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Syria will start handing over information on its chemical weapons to international groups a month after it signs the Chemical Weapons Convention, President Bashar Assad has told a Russian TV channel.
Damascus has agreed to a Russia proposal to put its chemical weapons stockpiles under international control.
“Syria is handing over its chemical weapons under international supervision because of Russia,” Assad said in an interview with state-run news channel Rossiya-24. “The US threats did not influence the decision.”
Within days Damascus promises to submit to the United Nations all documents required for joining the chemical weapons ban treaty. A month after Syria signs the Chemical Weapons Convention it will start handing over information on chemical weapons to international organizations.
“I believe the agreement will come into force a month after the signing and Syria will start submitting data on its chemical weapons stockpile to international organizations. These are standard procedures and we are going to stick to them,” he said.
Meanwhile, the UN says that it has received a letter from Syria on the country’s intention to join the treaty banning the production of chemical arms, their stockpiling and use. The Syrian government’s letter of accession is being translated, AP cited UN associate spokesman Farhan Haq as saying Thursday. Signing the letter accession begins the process for a country to become party to the international agreement, the official said.
“It doesn’t mean that Syria will sign the documents, fulfill the obligations and that’s it. It’s a bilateral process aimed, first of all, at making the US stop pursuing its policy of threats against Syria,” Assad said, adding that a lot would also depend on the extent to which Russia’s proposal is accepted.
“Terrorists are trying to provoke American strike against Syria,” Assad said. Rebel forces are receiving chemical weapons from abroad, he added.
Countries that provide “terrorists” with chemical weapons should be held accountable, Assad said.
“We should thoroughly investigate the [chemical weapons used in the attack] to discover their components and which side used them,” Assad said.
“All states claim that they do not cooperate with terrorists, but we know for sure that the West provides them with logistical support,” he said, adding that the West and some countries in the region, including Turkey and Saudi Arabia, “maintain direct contacts with terrorists and supply them with all kinds of arms.”
Both the Syrian government and rebel forces have blamed each other for the chemical weapon attack in a Damascus suburb on August 21.
Talking to the Russian TV channel, Assad reiterated that the US has failed to present evidence that the Syrian government was behind the incident.
No country in the Middle East, including Israel, should possess weapons of mass destruction, Assad said. That would protect the region and the world from devastating and expensive wars in future, he said.
“If we want stability in the Middle East, all the countries in the region should stick to [international] agreements," Assad said. “And Israel is the first state that should do so, since Israel possessed nuclear, chemical, biological and all other kinds of weapons of mass destruction.”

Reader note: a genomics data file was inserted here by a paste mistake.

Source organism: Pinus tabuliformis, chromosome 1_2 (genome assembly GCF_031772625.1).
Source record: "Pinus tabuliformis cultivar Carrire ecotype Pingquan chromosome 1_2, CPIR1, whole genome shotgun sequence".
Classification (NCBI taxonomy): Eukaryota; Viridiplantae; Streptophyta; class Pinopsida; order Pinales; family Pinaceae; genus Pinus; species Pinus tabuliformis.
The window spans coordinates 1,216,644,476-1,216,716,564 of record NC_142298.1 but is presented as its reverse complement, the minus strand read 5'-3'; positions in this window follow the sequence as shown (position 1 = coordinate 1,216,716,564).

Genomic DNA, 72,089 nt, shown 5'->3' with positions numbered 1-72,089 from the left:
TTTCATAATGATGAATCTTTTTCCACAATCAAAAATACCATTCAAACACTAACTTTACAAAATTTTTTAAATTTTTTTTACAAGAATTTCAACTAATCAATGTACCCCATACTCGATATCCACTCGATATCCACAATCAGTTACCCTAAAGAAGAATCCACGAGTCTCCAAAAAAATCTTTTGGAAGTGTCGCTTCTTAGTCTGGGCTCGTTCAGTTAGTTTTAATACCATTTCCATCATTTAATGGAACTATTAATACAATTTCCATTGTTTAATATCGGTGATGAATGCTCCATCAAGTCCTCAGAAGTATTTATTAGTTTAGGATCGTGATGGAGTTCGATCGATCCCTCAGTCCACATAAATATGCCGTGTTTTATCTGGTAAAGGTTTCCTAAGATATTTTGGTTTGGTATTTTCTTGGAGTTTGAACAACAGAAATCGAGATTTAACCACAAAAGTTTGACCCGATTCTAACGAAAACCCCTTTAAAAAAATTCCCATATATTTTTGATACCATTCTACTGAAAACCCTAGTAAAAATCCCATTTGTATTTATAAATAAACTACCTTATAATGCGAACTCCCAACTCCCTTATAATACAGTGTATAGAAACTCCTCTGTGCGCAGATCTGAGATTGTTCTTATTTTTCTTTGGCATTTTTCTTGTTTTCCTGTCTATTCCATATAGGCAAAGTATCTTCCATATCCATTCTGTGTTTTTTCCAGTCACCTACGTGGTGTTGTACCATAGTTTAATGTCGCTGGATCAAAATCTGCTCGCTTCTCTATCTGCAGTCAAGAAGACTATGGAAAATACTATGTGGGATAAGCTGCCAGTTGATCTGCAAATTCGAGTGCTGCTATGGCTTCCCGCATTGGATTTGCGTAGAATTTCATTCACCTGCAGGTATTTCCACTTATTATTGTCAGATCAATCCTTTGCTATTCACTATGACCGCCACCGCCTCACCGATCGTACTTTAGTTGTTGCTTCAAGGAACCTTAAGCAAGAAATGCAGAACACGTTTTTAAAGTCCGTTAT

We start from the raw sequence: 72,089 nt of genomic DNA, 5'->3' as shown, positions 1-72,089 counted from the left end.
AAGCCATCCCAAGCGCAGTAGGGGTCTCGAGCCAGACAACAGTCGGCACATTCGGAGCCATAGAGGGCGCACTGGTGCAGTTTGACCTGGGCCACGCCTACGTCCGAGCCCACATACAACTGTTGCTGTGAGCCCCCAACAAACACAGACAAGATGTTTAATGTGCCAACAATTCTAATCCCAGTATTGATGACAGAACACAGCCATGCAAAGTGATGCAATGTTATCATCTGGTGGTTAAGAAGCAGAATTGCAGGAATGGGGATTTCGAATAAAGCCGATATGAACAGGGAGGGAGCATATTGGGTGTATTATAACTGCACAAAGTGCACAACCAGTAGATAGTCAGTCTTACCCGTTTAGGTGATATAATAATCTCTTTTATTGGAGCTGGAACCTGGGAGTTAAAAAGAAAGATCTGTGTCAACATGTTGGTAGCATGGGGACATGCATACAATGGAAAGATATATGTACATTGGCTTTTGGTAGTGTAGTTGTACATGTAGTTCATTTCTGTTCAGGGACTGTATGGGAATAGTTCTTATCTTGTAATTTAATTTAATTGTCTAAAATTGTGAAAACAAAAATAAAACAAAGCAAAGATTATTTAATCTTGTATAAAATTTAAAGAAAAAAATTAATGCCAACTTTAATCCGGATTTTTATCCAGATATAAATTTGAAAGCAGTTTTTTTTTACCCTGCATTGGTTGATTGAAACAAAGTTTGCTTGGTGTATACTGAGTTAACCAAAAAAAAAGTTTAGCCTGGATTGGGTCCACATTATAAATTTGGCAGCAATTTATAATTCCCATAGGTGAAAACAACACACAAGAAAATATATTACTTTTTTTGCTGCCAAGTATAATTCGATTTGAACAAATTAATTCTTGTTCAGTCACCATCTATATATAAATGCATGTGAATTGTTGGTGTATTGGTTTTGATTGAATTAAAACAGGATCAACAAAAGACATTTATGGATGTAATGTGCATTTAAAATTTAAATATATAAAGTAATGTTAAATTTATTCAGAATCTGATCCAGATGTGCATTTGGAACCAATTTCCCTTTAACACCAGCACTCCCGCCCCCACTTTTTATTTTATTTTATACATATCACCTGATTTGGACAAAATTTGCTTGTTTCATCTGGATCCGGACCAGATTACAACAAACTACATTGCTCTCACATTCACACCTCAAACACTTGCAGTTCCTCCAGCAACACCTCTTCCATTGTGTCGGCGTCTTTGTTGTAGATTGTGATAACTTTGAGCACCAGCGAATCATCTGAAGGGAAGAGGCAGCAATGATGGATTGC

The president recalled that a project on the elimination of WMD had been proposed, but the US opposed it “to allow Israel” to have such weapons.
Any kind of a war against Syria would “destroy the entire region” and lead to decades of instability in the Middle East, Assad said.
“Syria is making serious efforts so that our country and other states in the region will not be involved in a new crazy war that some proponents of the war in the US are trying to unleash in the Middle East,” he said.
Earlier in the week, RT, citing unnamed sources, reported that rebels could launch a chemical attack on Israel by from government-controlled territories as a “major provocation.” Assad did not rule out such a scenario. Toxic agents “were used against Syrian Army soldiers and civilians” and that therefore rebel forces did have these weapons, he said.
“Everyone is aware that terrorist groups and those who control them are trying to provoke an American strike. Earlier, they attempted to draw Israel into the Syrian crisis,” Assad said.
On Monday, as the White House was pushing for congressional approval of the military strike against the Syrian regime, Russia’s Foreign Minister Sergey Lavrov urged Damascus to put its stockpile of chemical weapons under international control.
Moscow also called on the Syrian government to join the Organization for the Prohibition of Chemical Weapons.
Syria accepted the proposal and agreed to sign the Chemical Weapons Convention.
Moscow’s initiative was also welcomed in Washington. President Barack Obama urged the US Congress to postpone a vote to authorize military action, and said he was seeking a diplomatic solution to the Syrian conflict.
US Secretary of State John Kerry and Russia's foreign minister, Sergey Lavrov, accompanied by groups of experts, are scheduled to meet in Geneva late Thursday to discuss in detail Moscow's plan to dispose of Syrian chemical weapons.